I guess the analogy I would make with prose writing,
which is the only art that I have any firsthand experience
with, is the first 89% of it, everything is really fuzzy. It’s sort of like
focusing a camera. And maybe this is the
way your dialog works. Everything’s pretty fuzzy
until the last minute, when you make really minute adjustments. But they have a
huge dramatic impact in terms of how everything
comes into focus. DANIEL CLOWES: I think prose
writing is very different. Having written screenplays,
I just type up the page. I’m just like batting away
without any thought at all, and then rewriting
it 8,000 times till I’m semi-happy with it. But it’s a much more, less
pressure-filled process. You start drawing a comic, if
you draw four pages of a comic and you decide it’s going
in the wrong direction, you’ll never like,
throw those away and redo them and start over. You’ll never regain that
little jolt of inspiration that you need. It really requires
you to stay inspired. You know that’s why I try not
to draw– you look at also all these layouts and
things, I try not to ever draw anything
but the little circles in the blank balloons. And I try to actually
dras– and I’m not trying to justify the
badness of these drawings, but I try to draw badly so that
I’m not dissipating my good art techniques onto
what’s not essential. DANIEL RAEBURN: Yeah, I gather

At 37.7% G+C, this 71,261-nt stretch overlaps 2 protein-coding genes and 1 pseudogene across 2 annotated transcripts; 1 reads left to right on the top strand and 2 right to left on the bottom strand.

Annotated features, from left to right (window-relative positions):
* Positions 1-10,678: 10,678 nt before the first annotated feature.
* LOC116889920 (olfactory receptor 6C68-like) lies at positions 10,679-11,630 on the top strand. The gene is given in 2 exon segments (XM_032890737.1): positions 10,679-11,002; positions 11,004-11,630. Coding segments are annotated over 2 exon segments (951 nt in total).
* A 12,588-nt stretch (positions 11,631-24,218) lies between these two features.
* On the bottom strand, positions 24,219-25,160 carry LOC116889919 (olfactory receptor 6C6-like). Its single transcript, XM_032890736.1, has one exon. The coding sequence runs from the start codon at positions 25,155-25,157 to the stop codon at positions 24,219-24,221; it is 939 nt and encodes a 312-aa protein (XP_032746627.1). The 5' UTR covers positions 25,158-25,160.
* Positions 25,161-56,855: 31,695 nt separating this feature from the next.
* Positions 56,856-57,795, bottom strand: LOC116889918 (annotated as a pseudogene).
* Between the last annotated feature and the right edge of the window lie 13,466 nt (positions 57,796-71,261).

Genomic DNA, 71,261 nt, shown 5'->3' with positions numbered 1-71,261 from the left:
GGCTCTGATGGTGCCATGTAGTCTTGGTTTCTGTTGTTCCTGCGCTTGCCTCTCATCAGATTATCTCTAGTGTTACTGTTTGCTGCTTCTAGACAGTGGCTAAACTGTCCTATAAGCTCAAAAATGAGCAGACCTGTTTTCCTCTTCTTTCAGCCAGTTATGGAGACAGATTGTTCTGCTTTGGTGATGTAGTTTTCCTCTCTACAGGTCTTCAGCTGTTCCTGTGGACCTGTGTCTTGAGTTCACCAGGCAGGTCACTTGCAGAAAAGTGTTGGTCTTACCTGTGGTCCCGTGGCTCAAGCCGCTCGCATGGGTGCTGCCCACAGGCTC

that for you, the writing is pressure filled and
therefore almost a chore, and the drawing is
the real joyous part. DANIEL CLOWES: I always
just wanted to draw. That was my goal all along. I want to draw comics, and
when I got out of art school, I thought, I’m going
to find a writer who could write these really
interesting little stories that I could then draw. And then we’ll have a
great collaboration. And I’ll be the best
man at his wedding. I just imagined this whole–
I was actually searching for a friend, I guess. I remember asking
a few people, and I had one guy who’s actually kind
of an interesting little short story writer who was going to
NYU that I knew, and asked him to write a few stories for me. And it’s like, you know,
nobody can write comics. You know, they’re this
description heavy, long things that would just have been
really a slog to get through and he was very insistent
that I put in all the prose. And it would have
just– tons of text with a tiny little drawing. And it wasn’t exactly
what I wanted to do. So just at that point
I thought, well, I’ll just try writing my own. And then someday I’ll meet this
guy, and I have yet to do that. I’m still slogging away. But it’s it isn’t fun for me. It’s fun to come
up with the ideas and sort of do the
creative work, where you’re just filling up pages. But the actual, the mechanics
of writing are not fun for me. DANIEL RAEBURN: Do you
find that drawing is– and this is kind of tricky. This is one of those
questions that I think can only be asked in
comics, that the act of drawing is sort of part of the writing? You know like, once I know
some your character studies, you’ll have a character
study of Marshall in “Mr. Wonderful” or a
guy from “The Death-Ray” and it will be a really
detailed portrait. And it’s like a study
that you’ve done. I was just wondering
how crucial to that is getting that character’s
voice in your head and that character fixed
in your mind in a way that you can’t do when
you’re at the typewriter or just jotting down words. DANIEL CLOWES: Yeah, I mean
I’m a very visual person. So you know, I have a
sense of a character, but I need to know what